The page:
The image below was obtained by simply running the script shown above using the full sized original Canon digital single lens reflex camera's jpeg images converted to tiff.
A set of thirteen images of the mineral celestite was produced using the same Canon digital single lens reflex camera using a Wild M7A equipped with a LOMO MBS-10 single lens reflex camera adaptor. The resulting stack was processed by simply running the same script described above to produce the following image:
The image shown above is a dramatic improvement over any of the original thirteen images. The specimen was thick, so only a narrow zone was in focus in each of the originals. The original specimen had many tiny spots on the crystals, the clarity of these shows just how well this particular system functions.
The great thing about this particular system of stacking images is the extreme simplicity of use once it has been set up. Obtaining the final stacked image is simply a matter of putting the tiff images taken at different focus depths into an empty directory and running the shell script described above!!
A large stack of images will obviously tend to produce better results, but it takes much longer for the computer processing. Because a shell script is used to control the process, the users still need only start the same script whether the number of files to be incorporated are only five or six or two hundred!
I have developed this method using Ubuntu. The Ubuntu repository contains all the programs described above. They can be all be obtained from Internet connexions using the Ubuntu apt-get program or its synaptic package manager. Ubuntu, by the way, is absolutely the easiest computer operating system to install that I have ever seen! It is reasonably secure, there are thousands of high quality free open source programs available pre compiled in its repository, and above all, it is stable and computer vandals and criminals have difficulty getting past its security. The assortment of free open source programs in the repository is amazing. There are especially large numbers of scientific programs and graphics related ones. Furthermore, Ubuntu itself is free and its installation disk can be simply downloaded from the Internet. (Its default window manager is Compiz, the famous compositing window manager with all its extreme visual effects running over the commonly used gnome.)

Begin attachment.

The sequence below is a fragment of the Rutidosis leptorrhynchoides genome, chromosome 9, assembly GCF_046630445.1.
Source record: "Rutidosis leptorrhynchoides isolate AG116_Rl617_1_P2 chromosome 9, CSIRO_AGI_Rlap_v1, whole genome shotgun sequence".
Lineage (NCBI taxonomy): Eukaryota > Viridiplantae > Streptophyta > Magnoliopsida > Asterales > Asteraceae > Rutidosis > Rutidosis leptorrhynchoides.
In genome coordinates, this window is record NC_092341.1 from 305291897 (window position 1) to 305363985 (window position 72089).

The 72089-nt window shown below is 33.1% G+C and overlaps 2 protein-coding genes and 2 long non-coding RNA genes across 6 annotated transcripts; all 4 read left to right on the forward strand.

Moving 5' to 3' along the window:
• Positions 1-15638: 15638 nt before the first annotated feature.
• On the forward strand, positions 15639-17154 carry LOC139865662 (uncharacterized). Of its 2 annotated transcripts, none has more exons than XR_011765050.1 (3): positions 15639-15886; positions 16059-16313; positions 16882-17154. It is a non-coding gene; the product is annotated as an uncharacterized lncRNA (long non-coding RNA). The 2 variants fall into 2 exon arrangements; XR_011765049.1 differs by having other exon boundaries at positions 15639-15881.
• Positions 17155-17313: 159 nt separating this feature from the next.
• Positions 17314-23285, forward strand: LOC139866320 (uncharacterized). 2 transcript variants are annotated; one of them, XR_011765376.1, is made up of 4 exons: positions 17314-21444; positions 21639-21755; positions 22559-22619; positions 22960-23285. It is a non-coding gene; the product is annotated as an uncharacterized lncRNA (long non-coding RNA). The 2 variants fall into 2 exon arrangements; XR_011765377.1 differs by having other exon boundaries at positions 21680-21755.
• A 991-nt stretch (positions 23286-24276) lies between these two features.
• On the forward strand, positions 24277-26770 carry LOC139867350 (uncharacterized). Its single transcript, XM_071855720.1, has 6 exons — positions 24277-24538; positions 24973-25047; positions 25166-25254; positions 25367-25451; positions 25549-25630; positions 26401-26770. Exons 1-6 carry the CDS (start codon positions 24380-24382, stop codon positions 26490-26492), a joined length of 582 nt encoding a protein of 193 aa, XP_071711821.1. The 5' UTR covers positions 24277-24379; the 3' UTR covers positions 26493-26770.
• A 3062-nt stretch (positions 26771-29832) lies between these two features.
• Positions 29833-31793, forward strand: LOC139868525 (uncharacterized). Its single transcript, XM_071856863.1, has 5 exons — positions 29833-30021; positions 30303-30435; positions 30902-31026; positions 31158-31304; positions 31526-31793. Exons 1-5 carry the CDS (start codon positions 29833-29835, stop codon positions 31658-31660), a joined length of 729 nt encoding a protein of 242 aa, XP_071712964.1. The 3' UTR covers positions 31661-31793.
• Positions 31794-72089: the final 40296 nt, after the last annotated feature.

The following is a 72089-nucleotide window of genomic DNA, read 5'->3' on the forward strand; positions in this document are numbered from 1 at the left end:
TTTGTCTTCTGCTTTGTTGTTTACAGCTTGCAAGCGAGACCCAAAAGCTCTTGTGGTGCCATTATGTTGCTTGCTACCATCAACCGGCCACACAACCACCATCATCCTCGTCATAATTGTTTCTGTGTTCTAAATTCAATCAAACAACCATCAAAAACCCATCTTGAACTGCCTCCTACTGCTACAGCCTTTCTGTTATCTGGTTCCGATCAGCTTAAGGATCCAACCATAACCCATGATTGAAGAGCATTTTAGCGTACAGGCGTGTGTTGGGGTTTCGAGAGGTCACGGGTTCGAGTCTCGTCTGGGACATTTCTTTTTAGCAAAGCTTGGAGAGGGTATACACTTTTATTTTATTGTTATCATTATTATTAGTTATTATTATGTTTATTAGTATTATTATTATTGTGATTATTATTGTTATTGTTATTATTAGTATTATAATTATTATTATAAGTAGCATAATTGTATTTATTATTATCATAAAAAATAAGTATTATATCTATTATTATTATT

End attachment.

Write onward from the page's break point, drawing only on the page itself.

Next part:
The system described, however, should work with most other operating systems without difficulty, since the described programs have been ported all over the place. The critical thing is to remember that only recent versions of hugin contain the essential align_image_stack program.
All comments to the authors Robert Pavlis are welcomed.
After visiting with an entomologist at the University, and discussing the importance of documenting insect features, I prepared the above two images, one with the Wild M7a with the LOMO attachment, and the other with the Olympus metallurgical microscope. The Wild image was made from 11 images, the Olympus from 41. It over an hour to make the Olympus one at full resolution. I think if I would manually manipulate both of these images they would be a bit better too. I thought that the shadow under the fly on the high power image was an artifact, but it is not, because the illumination source is circular, I used a metallurgical objective for this with light channels around the outside.